truepeers said...

Buddy, thanks, and as part of our quest to bring clarity to new ways of seeing, I'm curious whether this, from Prosperomakes a lot of sense to you: between a genuine sign [i.e. by "genuine sign", Prospero refers to the moment when a new sign is first articulated and accepted by the community in a shared moment of crisis, of lost meaning, and of a consequent necessity and freedom to again signify the sacredness that holds the community together] and its ritualized imitation there can be no real communication. Only the long, uncertain, arduous process (a series of events) in which communities engage each other through cycles of conflict, conquest and defeat, truce and renewed hostilities, mutual penetration and imitation, can transcend such distances. The understandable impulse, then, of the social sciences (and intensifying in the victimary postmodern era) is to represent differences between communities in quantitative and linear terms. In fact, the foundational method of the modern social sciences is to measure a given community's distance from its "mythic origins" towards the sceneless scene constructed by the social sciences themselves. Conflicts then emerge as a results of uneven development: one nation has to compensate through militarism for what it was unable to acquire through trade, etc. Serious conflicts, that is, wars, are then a result of the misunderstandings that result from each side's failure to realize that everyone really wants the same increase in wealth, scientific knowledge and social regulation, individual freedom, and so on. This misunderstanding leads each side to arm itself against the other, setting in motion a vicious circle, an arms race, a self-fulfilling prophecy, and so on. And the antidote, it logically follows, is offered by the social scientists themselves, who have transcended national loyalties and hence this entire set of delusions.

I remember recently reading a statement circulated around 1940 signed by a number of liberal luminaries (among them John Dewey) calling upon us to eschew a belligerent stance toward Nazi Germany--if Nazi Germany looked like a threat, well, perhaps that was because they saw us as a threat; yes, the Nazi regime was abhorent but would not our outright opposition merely strengthen it by rallying the German people around it?; we certainly prefer democracy, but didn't each people need to discover it for ourselves--and, besides, were we so certain about our own virtue? Have we dealt with the serious defects of our own democracy? Etc. I don't remember the exact context in which I saw it, but it was certainly a polemical one--the point, made quite effectively, was that the arguments haven't changed--today's anti-war left would have been against the "Good War" as well, even if that generation of liberals wasn't so degenerate, with few exceptions, as to maintain that position after Pearl Harbor (or, perhaps, the invasion of the USSR?). My point is that moral equivalence is the default position of the liberal intellectual and the reason for this is that if one side is unequivocally better this "betterness" is part of the basic constitution of the sign itself. The better side's betterness is in the homage it pays to the origin, which would make the modern social sciences impossible because they would have to drop the metaphysics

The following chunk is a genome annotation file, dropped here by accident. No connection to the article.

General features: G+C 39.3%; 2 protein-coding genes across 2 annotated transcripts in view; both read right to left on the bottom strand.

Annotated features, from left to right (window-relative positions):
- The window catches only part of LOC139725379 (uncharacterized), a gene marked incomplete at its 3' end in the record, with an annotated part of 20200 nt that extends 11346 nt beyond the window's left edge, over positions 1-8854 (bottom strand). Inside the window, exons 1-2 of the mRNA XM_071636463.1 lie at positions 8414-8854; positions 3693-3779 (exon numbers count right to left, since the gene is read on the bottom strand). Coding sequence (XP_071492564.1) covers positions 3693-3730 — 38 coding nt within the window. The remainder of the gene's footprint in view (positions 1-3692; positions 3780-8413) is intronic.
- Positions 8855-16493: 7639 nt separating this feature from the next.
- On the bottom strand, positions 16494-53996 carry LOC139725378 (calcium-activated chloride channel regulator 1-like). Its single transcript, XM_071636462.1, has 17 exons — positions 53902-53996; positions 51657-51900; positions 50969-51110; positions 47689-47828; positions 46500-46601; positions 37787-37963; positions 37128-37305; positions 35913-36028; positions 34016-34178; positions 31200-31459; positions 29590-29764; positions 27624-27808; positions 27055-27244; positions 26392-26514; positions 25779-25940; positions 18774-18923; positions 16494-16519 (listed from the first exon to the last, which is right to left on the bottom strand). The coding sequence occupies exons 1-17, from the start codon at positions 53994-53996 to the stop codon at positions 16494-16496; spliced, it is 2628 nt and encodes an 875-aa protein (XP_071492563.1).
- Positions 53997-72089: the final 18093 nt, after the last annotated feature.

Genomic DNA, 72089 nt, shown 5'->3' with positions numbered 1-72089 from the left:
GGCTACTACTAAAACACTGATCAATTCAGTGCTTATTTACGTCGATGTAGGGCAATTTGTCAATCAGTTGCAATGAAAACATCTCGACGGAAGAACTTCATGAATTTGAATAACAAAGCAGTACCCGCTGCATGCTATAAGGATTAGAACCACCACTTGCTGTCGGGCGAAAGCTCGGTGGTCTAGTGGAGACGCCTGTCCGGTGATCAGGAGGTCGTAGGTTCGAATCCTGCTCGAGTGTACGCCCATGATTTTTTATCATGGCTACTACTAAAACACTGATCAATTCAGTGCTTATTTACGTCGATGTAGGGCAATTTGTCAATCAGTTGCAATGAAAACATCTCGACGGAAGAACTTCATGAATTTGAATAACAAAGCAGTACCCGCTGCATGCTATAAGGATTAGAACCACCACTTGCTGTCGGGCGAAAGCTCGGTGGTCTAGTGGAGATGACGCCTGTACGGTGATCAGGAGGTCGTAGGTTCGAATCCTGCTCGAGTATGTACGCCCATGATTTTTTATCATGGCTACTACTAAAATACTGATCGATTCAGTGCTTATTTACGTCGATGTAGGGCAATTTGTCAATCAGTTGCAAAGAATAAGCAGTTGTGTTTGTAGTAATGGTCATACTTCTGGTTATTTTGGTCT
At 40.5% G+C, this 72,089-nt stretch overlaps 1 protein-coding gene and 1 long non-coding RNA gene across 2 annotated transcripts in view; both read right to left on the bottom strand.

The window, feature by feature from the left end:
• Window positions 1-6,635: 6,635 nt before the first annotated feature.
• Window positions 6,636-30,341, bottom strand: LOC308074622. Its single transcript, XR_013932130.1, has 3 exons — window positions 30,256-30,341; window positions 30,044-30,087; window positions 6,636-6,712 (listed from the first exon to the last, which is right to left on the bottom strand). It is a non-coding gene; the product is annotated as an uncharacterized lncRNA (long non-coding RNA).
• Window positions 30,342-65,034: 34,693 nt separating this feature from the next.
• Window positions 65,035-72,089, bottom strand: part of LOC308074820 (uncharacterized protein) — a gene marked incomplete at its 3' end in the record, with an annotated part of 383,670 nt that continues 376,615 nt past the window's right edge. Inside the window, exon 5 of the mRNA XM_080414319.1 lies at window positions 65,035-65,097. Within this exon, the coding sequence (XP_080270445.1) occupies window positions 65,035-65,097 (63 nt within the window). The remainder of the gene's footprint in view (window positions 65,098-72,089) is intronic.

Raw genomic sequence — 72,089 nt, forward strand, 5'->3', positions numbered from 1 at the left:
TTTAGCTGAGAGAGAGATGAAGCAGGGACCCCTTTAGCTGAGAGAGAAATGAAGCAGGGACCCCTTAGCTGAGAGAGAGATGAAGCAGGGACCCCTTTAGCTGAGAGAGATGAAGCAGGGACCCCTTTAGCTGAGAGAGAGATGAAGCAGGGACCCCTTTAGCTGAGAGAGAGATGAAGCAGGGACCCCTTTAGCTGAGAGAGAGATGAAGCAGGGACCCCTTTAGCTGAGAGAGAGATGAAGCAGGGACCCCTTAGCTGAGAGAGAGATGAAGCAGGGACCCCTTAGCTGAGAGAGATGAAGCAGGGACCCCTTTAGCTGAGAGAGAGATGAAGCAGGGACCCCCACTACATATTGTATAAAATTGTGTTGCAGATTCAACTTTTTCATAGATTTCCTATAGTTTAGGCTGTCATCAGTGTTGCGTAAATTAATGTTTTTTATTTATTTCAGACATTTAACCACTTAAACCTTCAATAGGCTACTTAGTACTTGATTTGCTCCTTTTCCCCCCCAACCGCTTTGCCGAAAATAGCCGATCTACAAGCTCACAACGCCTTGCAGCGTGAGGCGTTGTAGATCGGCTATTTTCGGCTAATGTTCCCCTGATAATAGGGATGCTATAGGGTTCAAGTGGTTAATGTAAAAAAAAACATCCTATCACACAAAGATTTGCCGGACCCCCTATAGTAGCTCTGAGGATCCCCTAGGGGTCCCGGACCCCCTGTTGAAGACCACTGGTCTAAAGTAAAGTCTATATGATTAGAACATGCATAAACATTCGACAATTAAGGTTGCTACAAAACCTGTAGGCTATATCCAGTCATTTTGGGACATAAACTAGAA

[i.e. drop the abstract, decontextualized - "statisticalized", "staticized"? - world of language, where all are potentially the same and none better] and participate in the scene.

Charlie Martin said...

Yup, sure enough.

"Some brief background: The Foreign Intelligence Security Act permits the government to monitor foreign communications, even if they are with U.S. citizens -- 50 USC 1801, et seq. A FISA warrant is only needed if the subject communications are wholly contained in the United States and involve a foreign power or an agent of a foreign power.